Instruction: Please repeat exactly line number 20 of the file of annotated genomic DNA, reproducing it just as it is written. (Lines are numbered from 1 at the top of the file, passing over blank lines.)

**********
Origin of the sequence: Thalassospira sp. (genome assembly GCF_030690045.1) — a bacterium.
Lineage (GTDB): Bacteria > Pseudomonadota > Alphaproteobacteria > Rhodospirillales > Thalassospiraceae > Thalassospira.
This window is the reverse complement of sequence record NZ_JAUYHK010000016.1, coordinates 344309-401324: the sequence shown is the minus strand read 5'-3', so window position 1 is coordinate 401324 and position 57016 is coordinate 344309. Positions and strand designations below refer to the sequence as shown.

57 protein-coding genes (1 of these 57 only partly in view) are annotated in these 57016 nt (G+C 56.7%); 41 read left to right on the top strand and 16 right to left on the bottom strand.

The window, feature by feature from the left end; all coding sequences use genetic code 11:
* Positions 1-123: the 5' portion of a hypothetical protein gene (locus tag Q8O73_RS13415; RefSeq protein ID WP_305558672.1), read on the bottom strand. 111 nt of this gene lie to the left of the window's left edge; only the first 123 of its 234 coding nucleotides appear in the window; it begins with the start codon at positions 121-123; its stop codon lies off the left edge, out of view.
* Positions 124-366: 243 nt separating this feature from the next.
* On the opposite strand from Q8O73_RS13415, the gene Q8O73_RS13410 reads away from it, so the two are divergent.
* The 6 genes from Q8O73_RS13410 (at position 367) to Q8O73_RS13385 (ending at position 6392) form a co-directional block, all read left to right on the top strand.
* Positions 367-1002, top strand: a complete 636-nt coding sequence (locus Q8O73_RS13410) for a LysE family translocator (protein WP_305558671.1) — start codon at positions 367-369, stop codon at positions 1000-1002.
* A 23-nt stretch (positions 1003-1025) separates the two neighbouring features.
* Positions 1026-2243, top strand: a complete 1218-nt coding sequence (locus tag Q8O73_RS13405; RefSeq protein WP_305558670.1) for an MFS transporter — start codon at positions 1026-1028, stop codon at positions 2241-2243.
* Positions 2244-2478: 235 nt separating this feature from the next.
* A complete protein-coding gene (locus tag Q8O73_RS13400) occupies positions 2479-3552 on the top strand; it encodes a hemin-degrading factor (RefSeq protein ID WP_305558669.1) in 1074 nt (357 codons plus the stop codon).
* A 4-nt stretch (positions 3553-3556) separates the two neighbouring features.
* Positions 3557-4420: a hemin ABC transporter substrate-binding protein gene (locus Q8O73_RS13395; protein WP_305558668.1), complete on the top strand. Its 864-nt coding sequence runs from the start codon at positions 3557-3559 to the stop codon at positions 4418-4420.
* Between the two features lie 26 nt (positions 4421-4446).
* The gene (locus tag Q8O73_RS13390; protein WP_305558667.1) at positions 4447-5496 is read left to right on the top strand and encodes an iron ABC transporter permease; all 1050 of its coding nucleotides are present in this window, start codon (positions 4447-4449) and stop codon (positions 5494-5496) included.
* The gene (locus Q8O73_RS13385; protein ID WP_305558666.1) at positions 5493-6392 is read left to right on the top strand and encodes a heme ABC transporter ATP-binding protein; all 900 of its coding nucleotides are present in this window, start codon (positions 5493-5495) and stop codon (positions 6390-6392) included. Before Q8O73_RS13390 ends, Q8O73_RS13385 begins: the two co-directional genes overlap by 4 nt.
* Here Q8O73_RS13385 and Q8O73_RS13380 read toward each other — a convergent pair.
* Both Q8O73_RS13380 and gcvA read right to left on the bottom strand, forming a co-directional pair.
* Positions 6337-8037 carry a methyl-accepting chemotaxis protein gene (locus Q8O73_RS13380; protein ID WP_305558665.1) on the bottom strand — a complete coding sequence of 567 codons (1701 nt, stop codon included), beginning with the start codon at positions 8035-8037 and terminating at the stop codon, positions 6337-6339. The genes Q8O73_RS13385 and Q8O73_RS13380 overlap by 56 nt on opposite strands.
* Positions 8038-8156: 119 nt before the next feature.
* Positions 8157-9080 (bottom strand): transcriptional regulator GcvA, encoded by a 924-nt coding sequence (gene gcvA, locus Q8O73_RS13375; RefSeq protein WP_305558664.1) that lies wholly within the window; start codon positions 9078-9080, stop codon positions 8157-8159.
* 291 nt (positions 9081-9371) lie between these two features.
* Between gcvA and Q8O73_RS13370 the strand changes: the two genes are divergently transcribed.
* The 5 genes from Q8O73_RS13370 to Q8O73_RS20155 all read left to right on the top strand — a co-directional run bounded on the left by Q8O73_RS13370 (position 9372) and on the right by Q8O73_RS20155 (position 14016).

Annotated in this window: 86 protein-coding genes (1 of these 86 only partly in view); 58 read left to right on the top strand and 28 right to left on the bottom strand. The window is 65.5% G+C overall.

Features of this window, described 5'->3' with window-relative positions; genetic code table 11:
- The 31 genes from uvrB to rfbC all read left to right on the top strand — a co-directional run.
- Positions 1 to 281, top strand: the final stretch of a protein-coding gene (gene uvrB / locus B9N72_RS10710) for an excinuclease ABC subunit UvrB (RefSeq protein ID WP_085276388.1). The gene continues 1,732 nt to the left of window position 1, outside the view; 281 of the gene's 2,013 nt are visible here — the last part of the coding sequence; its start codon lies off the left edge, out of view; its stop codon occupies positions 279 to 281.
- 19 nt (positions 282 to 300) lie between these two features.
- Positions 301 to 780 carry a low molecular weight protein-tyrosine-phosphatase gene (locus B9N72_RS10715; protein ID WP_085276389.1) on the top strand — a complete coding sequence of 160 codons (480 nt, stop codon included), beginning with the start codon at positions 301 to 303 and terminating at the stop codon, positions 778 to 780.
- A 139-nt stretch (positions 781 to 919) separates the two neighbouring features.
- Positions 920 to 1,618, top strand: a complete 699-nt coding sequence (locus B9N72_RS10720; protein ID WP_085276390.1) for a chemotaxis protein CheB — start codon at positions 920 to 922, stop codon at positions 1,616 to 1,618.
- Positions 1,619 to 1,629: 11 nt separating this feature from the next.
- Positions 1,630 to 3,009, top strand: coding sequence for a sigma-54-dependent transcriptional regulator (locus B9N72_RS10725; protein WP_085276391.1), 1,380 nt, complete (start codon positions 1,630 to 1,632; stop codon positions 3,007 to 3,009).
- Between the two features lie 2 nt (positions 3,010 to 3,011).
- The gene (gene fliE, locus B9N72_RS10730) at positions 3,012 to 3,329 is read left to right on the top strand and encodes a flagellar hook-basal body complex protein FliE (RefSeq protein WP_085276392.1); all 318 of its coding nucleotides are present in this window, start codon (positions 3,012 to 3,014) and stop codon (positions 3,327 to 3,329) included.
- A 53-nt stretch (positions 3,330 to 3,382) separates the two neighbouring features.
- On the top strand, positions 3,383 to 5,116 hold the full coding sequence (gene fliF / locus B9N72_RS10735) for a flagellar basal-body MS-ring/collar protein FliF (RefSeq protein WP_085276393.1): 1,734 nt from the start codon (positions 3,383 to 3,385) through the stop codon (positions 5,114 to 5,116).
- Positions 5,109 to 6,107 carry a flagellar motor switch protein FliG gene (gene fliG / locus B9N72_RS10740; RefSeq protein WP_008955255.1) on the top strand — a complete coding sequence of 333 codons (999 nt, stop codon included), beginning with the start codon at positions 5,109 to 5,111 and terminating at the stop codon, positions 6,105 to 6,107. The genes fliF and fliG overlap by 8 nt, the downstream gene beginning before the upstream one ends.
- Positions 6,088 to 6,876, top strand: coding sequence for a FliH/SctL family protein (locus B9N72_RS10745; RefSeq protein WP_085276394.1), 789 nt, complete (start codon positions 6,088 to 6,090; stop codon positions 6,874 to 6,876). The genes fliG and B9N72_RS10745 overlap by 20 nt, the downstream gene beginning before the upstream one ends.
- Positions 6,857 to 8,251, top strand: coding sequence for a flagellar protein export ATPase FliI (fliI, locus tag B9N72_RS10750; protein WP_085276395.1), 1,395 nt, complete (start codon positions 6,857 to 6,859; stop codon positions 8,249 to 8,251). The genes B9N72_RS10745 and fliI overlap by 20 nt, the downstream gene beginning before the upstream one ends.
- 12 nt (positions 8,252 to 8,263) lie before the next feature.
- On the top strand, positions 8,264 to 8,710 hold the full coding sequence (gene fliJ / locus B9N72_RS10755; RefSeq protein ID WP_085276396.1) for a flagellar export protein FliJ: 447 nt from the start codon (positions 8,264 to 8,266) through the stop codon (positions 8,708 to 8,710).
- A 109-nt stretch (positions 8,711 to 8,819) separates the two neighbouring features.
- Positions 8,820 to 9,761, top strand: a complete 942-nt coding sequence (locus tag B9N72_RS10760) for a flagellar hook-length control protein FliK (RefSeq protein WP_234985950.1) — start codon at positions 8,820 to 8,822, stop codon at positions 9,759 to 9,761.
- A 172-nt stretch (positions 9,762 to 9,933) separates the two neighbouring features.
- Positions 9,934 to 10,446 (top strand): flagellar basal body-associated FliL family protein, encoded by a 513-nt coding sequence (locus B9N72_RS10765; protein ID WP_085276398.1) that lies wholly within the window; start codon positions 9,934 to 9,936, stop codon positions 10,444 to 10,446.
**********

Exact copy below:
* Here Q8O73_RS13385 and Q8O73_RS13380 read toward each other — a convergent pair.